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DARE TO JOURNEY WITH Henri Nouwen
By CHARLES RINGMA
NAVPRESSCopyright © 2000 Charles Ringma
All right reserved.
IntroductionThere are seasons in the spiritual life: the movement from immaturity to maturity, the journey from struggle to surrender, the path of turmoil to peace, faith to understanding, and sowing to reaping.
But there is a problem with a linear projection of the inner life where we move from one plateau to the next, from one state of existence to another. Life is just not like this. It is more circular. There are times when, as it were, we have to start all over again, when we have to be converted again and to relearn lessons and disciplines that we have neglected in our spiritual formation.
At the same time, we experience life as paradoxical. Things stand in tension with each other, and things do not always work out in anticipated ways. Good sometimes has unfortunate consequences, and out of tragedy blessings can emerge. Thus the spiritual journey does not consist of neat stages. Seldom do we move smoothly from "darkness" to "enlightenment" and live happily ever after in the latter state.
In this collection of reflections and meditations, we prefer to speak of the rhythms of the spiritual life, the to-and-fro movement that not only calls us forward, but also calls us to retreat. This approach recognizes that ecstasy and despair, inwardness and worldly concern, maturity and simplicity, growth and conversion, spiritual power and repentance, faith and fear,loneliness and friendship all jostle together as we seek to grow in the spiritual disciplines.
One of the most basic rhythms of the inner life is the movement from our restless senses to an inner solitude in order to reengage the world with new creativity and hope. It is the movement from where we are-with our struggles, burdens, and pains-in order to drink again at the fountain of life, the place of God's encouragement where we can find inner renewal for our ongoing participation in our world.
The rhythm starts with where we are, not idealistically with where we think we ought to be. It helps us to focus realistically on what is happening to us. It looks life squarely in the face and makes no excuses.
The second stage in this rhythm occurs when we are drawn to the place of solitude and the source of renewal. This is the place where we lay down our burdens, confess our failures, lance our hurts, expose our grief, and acknowledge our foolishness and idolatry. This place is God's loving presence, where we can be embraced, forgiven, empowered, and fueled for the journey.
The third stage in the rhythm is when we can reengage our circumstances and our world with these new resources and creativity so that we are no longer overwhelmed, but are able to respond with newfound courage.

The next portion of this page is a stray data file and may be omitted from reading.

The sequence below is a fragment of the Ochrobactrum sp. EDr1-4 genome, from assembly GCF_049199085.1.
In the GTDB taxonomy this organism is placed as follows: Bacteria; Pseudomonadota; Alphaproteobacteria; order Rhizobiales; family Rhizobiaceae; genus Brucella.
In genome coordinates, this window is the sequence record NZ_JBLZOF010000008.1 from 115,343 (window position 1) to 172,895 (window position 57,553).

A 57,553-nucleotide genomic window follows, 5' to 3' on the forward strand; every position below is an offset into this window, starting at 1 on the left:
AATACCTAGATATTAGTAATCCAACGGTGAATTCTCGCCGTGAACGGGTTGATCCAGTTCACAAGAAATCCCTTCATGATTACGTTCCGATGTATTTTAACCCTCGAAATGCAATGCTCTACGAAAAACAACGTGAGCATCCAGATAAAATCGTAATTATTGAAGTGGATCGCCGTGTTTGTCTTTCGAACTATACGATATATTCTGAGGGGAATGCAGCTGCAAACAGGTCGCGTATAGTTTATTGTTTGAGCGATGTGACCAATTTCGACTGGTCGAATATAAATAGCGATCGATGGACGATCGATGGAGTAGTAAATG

If we don't start with the first stage, we live in unreality. If we don't move to the second stage, we may end up living in despair and will certainly exhaust our inner resources. If, however, we fail to engage in the third stage, we may be spiritually replete, but we are socially irrelevant.
In the particular way that these reflections have been grouped together, this rhythm of the spiritual life will become all the more apparent. To help in this journey of discovery, we have invited Henri Nouwen to join us. A well-known Catholic writer on spirituality, Nouwen demonstrates a sensitive intimacy in the quest for wholeness. This will complement our own struggle toward the light and our groping for faith and authenticity in a secularized world.
This world is to be my home, as much as it is not to be the place that sets the agenda for my life. It is the place that sustains me, but that also needs to be transformed by the grace of God. Thus, while participating in all of life, I need to draw aside to find a place of intimacy with the God who loves and sustains me. And from this reoccurring center-point I can be personally enriched so that I can continue to wash the feet of the world.
Psalm 46:10 Reflection I
Taking Time for Inner Renewal
There is just so much that needs to be done. Extra demands at home and at work. More time with the family. Keeping up with our exercise program. Planning the next holiday. Time out for friends. Involvement in our children's school activities. Completing that new management course.
In these and many other ways, the busy round of life draws us into a myriad of activities, all important, but all demanding more of our time and energy. Even church activities jostle for our attention and commitment. And creative acts of service requiring long-term support and care often demand more than we are able to give.
So we try to do more while our energies ebb away and we become like uprooted trees with our roots wildly groping for the sky. Thus we anxiously throw our arms toward heaven, praying for extra grace and special enabling, when instead we should be planted again in nourishing soil. That soil is not meant to make us do less, but to change our priorities so that we take time to be still. And in the stillness, find new strength and hope.
Henri Nouwen reminds us that "time given to inner renewal is never wasted." In fact it is the fuel for the journey, and more importantly, it is the discipline that will shape the very fabric of our being.